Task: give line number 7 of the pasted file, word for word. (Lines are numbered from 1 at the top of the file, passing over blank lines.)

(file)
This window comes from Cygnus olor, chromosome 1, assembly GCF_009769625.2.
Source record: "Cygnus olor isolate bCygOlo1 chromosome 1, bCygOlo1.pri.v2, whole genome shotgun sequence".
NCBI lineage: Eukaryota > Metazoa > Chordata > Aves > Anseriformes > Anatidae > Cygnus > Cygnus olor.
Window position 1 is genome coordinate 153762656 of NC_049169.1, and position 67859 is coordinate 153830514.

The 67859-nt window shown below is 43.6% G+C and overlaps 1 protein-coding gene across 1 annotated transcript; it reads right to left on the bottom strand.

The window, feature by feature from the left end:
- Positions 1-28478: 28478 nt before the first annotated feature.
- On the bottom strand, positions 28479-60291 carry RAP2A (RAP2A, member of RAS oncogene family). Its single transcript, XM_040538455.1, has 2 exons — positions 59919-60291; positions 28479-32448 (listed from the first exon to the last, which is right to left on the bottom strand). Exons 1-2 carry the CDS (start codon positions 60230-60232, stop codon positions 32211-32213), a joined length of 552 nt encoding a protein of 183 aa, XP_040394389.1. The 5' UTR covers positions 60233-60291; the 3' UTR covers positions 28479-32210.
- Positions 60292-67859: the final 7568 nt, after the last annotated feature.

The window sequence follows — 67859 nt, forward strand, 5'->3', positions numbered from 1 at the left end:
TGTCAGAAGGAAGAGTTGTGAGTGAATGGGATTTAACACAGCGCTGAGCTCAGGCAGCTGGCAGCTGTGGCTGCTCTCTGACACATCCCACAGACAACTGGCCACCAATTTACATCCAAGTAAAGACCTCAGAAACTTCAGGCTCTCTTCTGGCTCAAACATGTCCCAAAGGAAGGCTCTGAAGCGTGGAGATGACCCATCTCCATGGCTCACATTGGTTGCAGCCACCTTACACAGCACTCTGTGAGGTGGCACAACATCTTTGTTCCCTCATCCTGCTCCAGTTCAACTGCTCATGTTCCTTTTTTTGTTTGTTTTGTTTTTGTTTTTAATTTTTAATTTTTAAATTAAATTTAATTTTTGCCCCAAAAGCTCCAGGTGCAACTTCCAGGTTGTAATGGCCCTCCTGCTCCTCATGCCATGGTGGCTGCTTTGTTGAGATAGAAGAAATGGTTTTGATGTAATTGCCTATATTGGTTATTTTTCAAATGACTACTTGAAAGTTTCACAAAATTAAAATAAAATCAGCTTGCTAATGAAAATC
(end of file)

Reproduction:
- Positions 1-28478: 28478 nt before the first annotated feature.